Safeway lowers prices
Grocery chain follows competitors as consumers look to cut expenses in recession
Safeway is slashing the prices on thousands of items in its stores as the region's grocery market becomes more competitive and consumers look for deals to survive the recession.
The grocer, with 140 stores in the Baltimore and Washington area, has cut as much as 25 percent off prices on items in every department. It follows other supermarket chains, including Giant Food and Wegmans, which have cut prices because of the economy.
The economy has caused people to change their shopping habits, by using more coupons, buying more store brands and buying cheaper cuts of meat. At the same time, traditional grocery stores are facing more pressure from places like Wal-Mart and Target, which are expanding their grocery offerings.
"In this tough economy, as we gathered consumer insight, people are telling us they're looking for more value in their shopping experience," said Steve Neibergall, Safeway Eastern Division president. "They're trying to stretch their dollars further."
The price reductions, which the company has been slowly rolling out, but officially begin Wednesday, will be identified with yellow tags that show the old and new price. People with a grocer's club card can get more savings on some items.
"It should be evident and obvious around our stores that there are a lot of items that we reduced prices on," Neibergall said.
Giant began reducing prices on most items in its stores in 2006 and has credited the strategy with its first quarterly sales increases in years. Whole Foods has held classes on how to find deals in its stores. It also has a newsletter that features sale items and low-cost recipes. Wegmans announced last summer it was reducing prices on many items in its stores "for an extended period of time." Wegmans executives said at the time it was all right if the company made a little less in tough times.
"The average consumer is looking at price," said Jeremy Diamond, a supermarket consultant and owner of the Diamond Group in Baltimore. "Service, and to an extent quality, is becoming second in line. At the end of the day it comes down to price. That seems to be the underlying factor that consumers are looking at."
Another grocery analyst, David J. Livingston, said Safeway's price reduction is an example of a "price war" in the supermarket industry across the country as companies compete for consumers' shrinking dollar. Discounters are doing the best in this economy, analysts said.
Livingston and Diamond said Safeway might have been responding to pressure from Giant. The grocer regained market share after lowering prices.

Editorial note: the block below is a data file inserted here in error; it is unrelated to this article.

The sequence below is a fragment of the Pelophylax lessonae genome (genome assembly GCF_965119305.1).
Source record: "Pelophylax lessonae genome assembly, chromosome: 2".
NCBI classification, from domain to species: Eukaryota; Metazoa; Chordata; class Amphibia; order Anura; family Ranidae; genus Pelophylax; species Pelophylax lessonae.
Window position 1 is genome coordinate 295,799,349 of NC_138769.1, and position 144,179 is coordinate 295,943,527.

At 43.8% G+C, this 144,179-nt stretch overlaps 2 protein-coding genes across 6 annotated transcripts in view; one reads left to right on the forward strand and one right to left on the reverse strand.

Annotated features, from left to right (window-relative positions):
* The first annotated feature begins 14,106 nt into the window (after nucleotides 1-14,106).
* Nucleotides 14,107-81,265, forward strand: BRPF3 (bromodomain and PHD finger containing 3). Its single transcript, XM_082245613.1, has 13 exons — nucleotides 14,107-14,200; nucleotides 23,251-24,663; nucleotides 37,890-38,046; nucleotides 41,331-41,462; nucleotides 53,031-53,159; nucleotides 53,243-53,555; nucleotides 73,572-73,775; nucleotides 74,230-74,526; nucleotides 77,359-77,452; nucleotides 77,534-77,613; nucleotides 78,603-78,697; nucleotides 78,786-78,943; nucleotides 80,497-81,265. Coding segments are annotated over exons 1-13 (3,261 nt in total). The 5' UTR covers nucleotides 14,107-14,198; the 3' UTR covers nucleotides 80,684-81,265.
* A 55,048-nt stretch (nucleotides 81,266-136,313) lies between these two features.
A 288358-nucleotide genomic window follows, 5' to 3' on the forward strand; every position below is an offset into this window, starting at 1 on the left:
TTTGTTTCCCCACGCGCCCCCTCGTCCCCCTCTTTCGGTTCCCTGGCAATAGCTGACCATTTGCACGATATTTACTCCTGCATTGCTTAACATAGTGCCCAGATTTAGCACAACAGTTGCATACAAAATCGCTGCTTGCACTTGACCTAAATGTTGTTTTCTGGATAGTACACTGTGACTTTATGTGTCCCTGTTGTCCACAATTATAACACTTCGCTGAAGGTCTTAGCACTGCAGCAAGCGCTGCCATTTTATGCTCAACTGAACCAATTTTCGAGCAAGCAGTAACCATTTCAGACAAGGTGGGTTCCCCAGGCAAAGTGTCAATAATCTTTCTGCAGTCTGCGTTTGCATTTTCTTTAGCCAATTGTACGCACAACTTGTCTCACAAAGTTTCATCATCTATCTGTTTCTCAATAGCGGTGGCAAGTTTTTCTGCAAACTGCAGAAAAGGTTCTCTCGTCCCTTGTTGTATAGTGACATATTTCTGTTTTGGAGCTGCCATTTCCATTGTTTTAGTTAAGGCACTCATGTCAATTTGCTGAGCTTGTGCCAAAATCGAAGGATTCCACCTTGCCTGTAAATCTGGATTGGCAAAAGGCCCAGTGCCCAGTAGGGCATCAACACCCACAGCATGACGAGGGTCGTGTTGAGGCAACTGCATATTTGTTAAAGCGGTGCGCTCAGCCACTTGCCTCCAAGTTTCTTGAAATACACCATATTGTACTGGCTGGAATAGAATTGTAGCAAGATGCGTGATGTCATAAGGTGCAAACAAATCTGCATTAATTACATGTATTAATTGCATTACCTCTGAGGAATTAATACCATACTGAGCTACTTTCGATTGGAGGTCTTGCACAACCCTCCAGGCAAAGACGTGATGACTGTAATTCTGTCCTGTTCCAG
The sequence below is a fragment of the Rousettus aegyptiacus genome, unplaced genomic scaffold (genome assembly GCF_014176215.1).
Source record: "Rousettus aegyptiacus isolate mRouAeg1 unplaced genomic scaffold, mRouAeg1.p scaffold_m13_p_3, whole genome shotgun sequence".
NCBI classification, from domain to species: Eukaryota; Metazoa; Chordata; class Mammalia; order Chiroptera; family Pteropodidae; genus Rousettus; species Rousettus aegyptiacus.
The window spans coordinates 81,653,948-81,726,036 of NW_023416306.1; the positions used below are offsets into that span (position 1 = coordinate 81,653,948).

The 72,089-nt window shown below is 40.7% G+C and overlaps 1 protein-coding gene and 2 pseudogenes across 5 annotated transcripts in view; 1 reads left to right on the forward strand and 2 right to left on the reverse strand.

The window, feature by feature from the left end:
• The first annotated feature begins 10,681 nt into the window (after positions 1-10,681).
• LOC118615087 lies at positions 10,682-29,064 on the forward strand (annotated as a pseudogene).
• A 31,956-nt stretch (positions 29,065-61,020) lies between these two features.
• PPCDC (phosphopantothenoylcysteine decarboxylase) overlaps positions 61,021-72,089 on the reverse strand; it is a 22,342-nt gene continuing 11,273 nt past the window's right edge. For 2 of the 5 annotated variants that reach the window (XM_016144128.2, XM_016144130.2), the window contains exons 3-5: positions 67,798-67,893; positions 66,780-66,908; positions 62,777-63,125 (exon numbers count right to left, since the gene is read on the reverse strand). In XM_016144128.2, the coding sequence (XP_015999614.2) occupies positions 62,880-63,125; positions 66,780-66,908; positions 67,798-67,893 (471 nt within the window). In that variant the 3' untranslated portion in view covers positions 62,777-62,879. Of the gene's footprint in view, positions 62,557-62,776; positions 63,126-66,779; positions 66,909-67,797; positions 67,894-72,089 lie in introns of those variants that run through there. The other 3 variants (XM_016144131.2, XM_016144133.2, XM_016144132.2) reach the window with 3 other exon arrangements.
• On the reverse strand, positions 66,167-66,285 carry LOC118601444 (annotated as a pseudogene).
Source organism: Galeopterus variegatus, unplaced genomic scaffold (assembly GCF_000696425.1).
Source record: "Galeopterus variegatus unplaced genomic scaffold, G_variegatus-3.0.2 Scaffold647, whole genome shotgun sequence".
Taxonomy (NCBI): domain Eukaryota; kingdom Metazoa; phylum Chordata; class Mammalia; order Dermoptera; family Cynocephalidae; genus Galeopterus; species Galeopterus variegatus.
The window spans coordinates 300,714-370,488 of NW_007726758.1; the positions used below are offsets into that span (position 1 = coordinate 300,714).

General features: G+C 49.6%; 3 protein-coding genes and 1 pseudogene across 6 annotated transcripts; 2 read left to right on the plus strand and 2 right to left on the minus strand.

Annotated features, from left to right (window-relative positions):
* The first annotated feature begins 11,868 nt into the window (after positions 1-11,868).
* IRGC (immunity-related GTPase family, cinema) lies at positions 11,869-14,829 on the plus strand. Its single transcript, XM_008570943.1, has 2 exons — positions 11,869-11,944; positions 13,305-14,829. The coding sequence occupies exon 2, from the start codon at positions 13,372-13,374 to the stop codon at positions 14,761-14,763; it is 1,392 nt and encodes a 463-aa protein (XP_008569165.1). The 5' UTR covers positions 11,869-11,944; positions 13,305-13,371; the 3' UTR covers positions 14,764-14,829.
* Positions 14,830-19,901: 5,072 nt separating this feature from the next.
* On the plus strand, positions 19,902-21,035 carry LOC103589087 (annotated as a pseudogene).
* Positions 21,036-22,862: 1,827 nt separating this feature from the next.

"With Giant taking a lead on that, other stores have to follow," Livingston said.
Neibergall said the price reductions were something Safeway has been looking at for a while.
"I think the goal would be to draw more consumers into our stores, which would lead to increased sales and allows us to continue to grow our market share," Neibergall said.
Banners at the Safeway in Canton advertised the new specials Tuesday. Employees will also wear shirts promoting the new prices. A bottle of Downy fabric softener that once sold for $6.99 now costs $5.99. A package of shredded cheddar cheese made with 2 percent milk cost $3.49 before the price change and is now $2.99. Shoppers who use their club card pay $2.59.
Christine Cleary, 39, isn't a comparison shopper, but was happy when she found the yogurt she normally buys is now 40 cents cheaper.
"I'll take a better price," she said.
Margaretta Callanan, 66 and retired, said she noticed the lower prices while shopping and as someone who watches her budget was happy about it.
"I do appreciate it, especially since I am living in retirement," she said as she looked for bug spray to kill bees in her backyard in Baltimore.
Julie Anderson, 32, often travels past the Safeway near her Butcher's Hill home to go to Shoppers Food & Pharmacy, where she finds the prices lower. But she said lately she's noticed many of her favorite items are cheaper, like mushrooms and lactaid milk. The former teacher, who is going back to school for nursing, said she follows a tight budget.
"Now, I will be able to shop here and my dollar will go a little further," she said.
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